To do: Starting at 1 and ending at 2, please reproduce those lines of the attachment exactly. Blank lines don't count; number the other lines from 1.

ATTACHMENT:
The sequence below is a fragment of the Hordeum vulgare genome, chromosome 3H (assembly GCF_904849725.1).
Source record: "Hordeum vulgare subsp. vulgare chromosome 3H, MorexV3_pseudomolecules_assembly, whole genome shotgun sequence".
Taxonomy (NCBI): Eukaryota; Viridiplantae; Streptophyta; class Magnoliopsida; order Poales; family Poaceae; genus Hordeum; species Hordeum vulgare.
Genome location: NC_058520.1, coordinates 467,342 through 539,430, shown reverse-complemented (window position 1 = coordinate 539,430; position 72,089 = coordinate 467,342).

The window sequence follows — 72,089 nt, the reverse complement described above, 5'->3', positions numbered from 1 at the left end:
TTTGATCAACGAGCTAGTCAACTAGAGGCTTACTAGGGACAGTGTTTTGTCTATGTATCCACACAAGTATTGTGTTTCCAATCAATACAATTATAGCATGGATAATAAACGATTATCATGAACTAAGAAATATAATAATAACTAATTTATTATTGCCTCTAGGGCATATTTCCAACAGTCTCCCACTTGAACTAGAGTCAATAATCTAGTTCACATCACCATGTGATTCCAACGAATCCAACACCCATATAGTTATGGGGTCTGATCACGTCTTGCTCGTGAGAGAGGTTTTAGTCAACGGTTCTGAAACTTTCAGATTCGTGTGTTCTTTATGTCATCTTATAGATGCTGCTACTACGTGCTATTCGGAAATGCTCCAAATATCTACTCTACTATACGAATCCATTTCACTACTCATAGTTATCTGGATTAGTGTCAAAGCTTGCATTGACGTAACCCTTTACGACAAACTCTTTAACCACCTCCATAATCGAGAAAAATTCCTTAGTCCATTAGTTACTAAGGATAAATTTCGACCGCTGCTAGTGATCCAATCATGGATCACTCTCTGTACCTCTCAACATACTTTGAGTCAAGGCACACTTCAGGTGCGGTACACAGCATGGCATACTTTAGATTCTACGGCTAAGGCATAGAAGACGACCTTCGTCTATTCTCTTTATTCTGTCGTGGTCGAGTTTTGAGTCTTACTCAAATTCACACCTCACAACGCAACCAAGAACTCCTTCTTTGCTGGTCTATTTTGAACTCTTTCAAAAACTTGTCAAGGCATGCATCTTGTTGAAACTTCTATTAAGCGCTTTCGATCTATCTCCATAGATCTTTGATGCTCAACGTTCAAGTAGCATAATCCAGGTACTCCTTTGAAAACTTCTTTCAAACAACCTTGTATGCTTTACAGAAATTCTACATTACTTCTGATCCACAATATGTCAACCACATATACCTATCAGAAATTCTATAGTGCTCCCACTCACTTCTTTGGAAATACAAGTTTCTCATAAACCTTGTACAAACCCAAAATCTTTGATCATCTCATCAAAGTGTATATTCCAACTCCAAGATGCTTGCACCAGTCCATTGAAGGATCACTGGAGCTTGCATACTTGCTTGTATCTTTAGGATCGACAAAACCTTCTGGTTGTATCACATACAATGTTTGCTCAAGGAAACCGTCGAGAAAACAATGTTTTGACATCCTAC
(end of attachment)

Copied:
The sequence below is a fragment of the Hordeum vulgare genome, chromosome 3H (assembly GCF_904849725.1).
Source record: "Hordeum vulgare subsp. vulgare chromosome 3H, MorexV3_pseudomolecules_assembly, whole genome shotgun sequence".